The FDA’s Oncologic Drugs Advisory Committee (ODAC) voted 6-2 April 29 to recommend withdrawing accelerated approval for Merck & Co. Inc.’s Keytruda (pembrolizumab) as a third-line treatment for a subgroup of patients with recurrent locally advanced or metastatic gastric or gastroesophageal junction cancer.

The vote was based on FDA assurances that, if it withdrew the approval, it would work with Merck to delay the withdrawal or set up an access program to ensure the estimated 1,000 patients who are beyond first-line treatment could still get Keytruda. Following the vote, Steven Lemery, acting director of the FDA’s Division of Oncology 3, reiterated that promise, saying the agency would think carefully about the approach to take going forward to ensure it does the best it can for the benefit of those patients.

Although data from two confirmatory trials didn’t verify Keytruda’s benefit as a monotherapy in late-stage gastric cancer, the biggest issue for the FDA and ODAC members was the changing treatment landscape for gastric cancer with the approval earlier this month of Bristol Myers Squibb Co.’s Opdivo (nivolumab), another checkpoint inhibitor immunotherapy (IO), as first-line treatment in combination with chemotherapy. Opdivo is expected to quickly become standard of care.

When the FDA has an accelerated approval with a confirmatory trial that failed to demonstrate efficacy, agency staff has to ask, “‘Would we grant this indication at this time?’” said Richard Pazdur, director of the FDA’s Oncology Center of Excellence. In the case of Keytruda’s third-line gastric cancer indication, “the definitive answer is no,” he added.

To get accelerated approval today for the late-stage indication, Merck would have to show that Keytruda worked in patients whose disease progressed after treatment with Opdivo. “That’s the essence of why we’re bringing this to the committee,” Pazdur said.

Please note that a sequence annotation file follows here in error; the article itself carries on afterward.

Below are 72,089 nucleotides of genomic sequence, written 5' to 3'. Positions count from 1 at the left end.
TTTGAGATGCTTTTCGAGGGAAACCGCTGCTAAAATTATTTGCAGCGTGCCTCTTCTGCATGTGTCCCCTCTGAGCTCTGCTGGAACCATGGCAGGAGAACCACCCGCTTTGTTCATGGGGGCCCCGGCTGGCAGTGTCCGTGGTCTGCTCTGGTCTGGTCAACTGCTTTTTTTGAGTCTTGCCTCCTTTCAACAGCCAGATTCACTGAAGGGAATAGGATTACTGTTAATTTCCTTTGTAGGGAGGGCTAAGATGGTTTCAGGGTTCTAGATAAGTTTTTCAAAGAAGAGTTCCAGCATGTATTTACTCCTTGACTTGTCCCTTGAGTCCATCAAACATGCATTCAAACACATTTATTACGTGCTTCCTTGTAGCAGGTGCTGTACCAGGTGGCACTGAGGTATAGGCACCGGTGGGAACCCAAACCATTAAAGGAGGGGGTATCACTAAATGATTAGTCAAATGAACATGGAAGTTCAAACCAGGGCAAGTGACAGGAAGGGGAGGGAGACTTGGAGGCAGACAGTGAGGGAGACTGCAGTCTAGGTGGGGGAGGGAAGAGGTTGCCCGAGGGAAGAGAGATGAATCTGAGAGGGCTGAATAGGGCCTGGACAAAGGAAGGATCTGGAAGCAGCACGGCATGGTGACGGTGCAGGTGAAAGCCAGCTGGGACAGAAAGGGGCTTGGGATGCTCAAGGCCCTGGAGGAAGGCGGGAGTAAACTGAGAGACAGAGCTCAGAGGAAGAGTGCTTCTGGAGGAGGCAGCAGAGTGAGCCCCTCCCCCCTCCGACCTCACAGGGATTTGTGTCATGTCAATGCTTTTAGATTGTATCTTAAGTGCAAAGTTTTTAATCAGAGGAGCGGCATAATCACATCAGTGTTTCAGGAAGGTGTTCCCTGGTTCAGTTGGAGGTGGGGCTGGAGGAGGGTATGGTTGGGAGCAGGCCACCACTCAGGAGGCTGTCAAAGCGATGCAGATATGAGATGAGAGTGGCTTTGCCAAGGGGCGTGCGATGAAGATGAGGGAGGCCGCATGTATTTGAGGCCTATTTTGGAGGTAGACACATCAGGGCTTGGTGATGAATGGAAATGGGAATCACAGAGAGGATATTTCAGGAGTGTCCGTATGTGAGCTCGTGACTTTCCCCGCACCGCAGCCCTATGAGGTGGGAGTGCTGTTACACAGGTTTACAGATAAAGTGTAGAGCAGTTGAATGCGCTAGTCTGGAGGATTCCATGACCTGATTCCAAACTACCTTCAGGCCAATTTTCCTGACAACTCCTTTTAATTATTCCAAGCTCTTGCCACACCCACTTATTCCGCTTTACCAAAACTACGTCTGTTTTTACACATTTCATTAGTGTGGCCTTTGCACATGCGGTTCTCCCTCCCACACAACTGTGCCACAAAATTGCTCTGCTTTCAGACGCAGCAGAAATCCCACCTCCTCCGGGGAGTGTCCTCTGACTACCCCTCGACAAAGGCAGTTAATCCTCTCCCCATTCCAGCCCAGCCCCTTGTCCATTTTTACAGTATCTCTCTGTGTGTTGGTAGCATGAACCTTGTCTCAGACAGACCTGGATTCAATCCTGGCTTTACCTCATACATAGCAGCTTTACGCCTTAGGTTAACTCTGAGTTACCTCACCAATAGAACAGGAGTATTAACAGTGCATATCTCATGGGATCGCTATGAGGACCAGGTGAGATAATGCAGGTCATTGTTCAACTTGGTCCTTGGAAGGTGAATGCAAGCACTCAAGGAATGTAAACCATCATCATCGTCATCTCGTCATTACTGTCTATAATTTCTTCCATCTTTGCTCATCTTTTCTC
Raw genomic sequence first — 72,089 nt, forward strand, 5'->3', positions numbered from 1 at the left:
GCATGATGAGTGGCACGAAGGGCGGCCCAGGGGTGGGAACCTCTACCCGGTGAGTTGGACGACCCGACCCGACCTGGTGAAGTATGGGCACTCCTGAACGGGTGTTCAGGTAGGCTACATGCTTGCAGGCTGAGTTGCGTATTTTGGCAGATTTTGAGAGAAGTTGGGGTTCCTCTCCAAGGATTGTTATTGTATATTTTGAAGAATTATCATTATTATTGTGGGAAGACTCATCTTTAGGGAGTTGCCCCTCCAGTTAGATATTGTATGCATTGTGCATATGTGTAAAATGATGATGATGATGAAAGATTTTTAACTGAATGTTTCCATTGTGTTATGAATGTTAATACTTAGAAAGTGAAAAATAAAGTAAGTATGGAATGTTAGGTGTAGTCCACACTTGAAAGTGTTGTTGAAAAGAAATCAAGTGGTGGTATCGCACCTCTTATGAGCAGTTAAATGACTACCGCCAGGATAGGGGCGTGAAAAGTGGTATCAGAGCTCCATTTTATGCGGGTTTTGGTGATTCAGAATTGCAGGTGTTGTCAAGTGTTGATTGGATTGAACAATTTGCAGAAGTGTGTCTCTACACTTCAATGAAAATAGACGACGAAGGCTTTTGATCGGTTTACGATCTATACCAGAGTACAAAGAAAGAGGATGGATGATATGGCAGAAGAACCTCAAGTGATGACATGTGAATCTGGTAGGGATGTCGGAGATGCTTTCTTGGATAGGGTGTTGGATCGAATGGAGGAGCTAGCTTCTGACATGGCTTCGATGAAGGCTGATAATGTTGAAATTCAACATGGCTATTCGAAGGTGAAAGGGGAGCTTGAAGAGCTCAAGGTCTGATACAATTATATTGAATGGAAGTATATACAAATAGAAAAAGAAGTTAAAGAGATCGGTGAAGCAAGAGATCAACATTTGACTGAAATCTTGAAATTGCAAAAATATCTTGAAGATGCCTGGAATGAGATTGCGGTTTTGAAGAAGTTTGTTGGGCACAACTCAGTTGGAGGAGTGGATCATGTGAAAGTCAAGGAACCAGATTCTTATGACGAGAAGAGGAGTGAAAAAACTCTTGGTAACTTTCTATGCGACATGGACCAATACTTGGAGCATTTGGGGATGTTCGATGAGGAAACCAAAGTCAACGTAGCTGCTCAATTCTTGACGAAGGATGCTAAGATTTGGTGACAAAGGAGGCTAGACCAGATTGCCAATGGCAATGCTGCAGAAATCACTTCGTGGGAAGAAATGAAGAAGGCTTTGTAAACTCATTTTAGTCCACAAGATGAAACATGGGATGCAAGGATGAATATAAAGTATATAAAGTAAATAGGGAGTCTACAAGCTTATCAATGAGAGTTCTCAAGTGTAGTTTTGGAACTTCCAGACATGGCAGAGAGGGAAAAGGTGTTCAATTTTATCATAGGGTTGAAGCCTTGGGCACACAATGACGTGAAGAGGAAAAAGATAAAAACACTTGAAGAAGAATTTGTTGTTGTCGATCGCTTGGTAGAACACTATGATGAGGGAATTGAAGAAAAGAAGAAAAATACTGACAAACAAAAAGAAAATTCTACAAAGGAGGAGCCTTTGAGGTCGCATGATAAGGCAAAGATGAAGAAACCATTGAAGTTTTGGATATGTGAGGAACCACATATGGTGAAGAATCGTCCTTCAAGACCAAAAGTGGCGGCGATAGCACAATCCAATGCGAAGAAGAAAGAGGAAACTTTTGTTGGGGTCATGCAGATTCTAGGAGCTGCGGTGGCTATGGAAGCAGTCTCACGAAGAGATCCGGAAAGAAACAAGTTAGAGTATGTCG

Keytruda’s third-line approval as a monotherapy for gastric cancer is part of an FDA evaluation of accelerated approvals granted to anti-PD-1/PD-L1 antibodies over the past six years. The evaluation showed 10 accelerated approvals that either hadn’t been confirmed or the results of confirmatory trials were not considered clinically meaningful, said Julia Beaver, chief of medical oncology at the FDA.

After discussions with the FDA, sponsors of four of those approved supplemental biologic license applications (sBLAs) voluntarily withdrew those indications. One of those withdrawals involved another accelerated approval for Keytruda – as third-line treatment for metastatic small-cell lung cancer.

Pazdur said the agency is working with those sponsors to delay the withdrawals or create access programs to ensure current patients can continue to get therapies that are working for them.

The patient need in late-stage gastric cancer was driven home in the public hearing session of the ODAC meeting when a person tearfully reminded the panel that patients like him are more than numbers on a sheet of paper that are analyzed to assess a drug’s effectiveness. “My grandchildren thank you, and my daughters thank you,” he said, referring to the 18 months he’s had with his family since first starting treatment with Keytruda after his cancer progressed. “It doesn’t make any sense to take a treatment off the table that works for some of us.”

Currently, Keytruda is one of two third-line options in gastric cancer, as most patients at that stage can’t take any more chemo. In the trial used for accelerated approval, Keytruda demonstrated about a 13% response rate, with two total responses and the duration of the response lasting up to five years for some patients, said Pooja Bhagia, clinical development lead for GI cancers, oncology clinical research at Merck.

The other option is Taiho Pharmaceutical Co. Ltd.’s Lonsurf (trifluridine/tipiracil), which had a 4% response rate, with a median response of six months, said Peter Enzinger, a professor at Harvard Medical School and Dana-Farber Cancer Institute who consulted for Merck.